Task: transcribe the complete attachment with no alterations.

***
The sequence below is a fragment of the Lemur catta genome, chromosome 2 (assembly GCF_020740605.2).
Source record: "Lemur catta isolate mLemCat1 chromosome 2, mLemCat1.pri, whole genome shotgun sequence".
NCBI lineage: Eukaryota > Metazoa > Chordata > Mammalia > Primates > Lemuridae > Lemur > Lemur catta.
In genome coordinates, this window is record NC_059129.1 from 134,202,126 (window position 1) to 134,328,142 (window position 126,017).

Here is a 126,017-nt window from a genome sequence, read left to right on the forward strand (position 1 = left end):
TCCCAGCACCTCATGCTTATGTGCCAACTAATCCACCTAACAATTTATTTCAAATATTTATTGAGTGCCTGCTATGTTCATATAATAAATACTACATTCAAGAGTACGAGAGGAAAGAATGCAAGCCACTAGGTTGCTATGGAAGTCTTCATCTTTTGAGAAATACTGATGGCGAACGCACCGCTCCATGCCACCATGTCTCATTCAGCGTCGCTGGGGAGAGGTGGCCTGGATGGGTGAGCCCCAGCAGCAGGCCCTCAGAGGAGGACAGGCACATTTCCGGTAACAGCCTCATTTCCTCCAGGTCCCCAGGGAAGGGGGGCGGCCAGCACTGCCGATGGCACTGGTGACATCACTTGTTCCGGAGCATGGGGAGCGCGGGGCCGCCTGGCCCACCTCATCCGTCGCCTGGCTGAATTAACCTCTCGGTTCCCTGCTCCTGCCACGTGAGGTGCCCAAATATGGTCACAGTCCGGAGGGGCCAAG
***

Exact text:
The sequence below is a fragment of the Lemur catta genome, chromosome 2 (assembly GCF_020740605.2).
Source record: "Lemur catta isolate mLemCat1 chromosome 2, mLemCat1.pri, whole genome shotgun sequence".
NCBI lineage: Eukaryota > Metazoa > Chordata > Mammalia > Primates > Lemuridae > Lemur > Lemur catta.
In genome coordinates, this window is record NC_059129.1 from 134,202,126 (window position 1) to 134,328,142 (window position 126,017).

Here is a 126,017-nt window from a genome sequence, read left to right on the forward strand (position 1 = left end):
TCCCAGCACCTCATGCTTATGTGCCAACTAATCCACCTAACAATTTATTTCAAATATTTATTGAGTGCCTGCTATGTTCATATAATAAATACTACATTCAAGAGTACGAGAGGAAAGAATGCAAGCCACTAGGTTGCTATGGAAGTCTTCATCTTTTGAGAAATACTGATGGCGAACGCACCGCTCCATGCCACCATGTCTCATTCAGCGTCGCTGGGGAGAGGTGGCCTGGATGGGTGAGCCCCAGCAGCAGGCCCTCAGAGGAGGACAGGCACATTTCCGGTAACAGCCTCATTTCCTCCAGGTCCCCAGGGAAGGGGGGCGGCCAGCACTGCCGATGGCACTGGTGACATCACTTGTTCCGGAGCATGGGGAGCGCGGGGCCGCCTGGCCCACCTCATCCGTCGCCTGGCTGAATTAACCTCTCGGTTCCCTGCTCCTGCCACGTGAGGTGCCCAAATATGGTCACAGTCCGGAGGGGCCAAG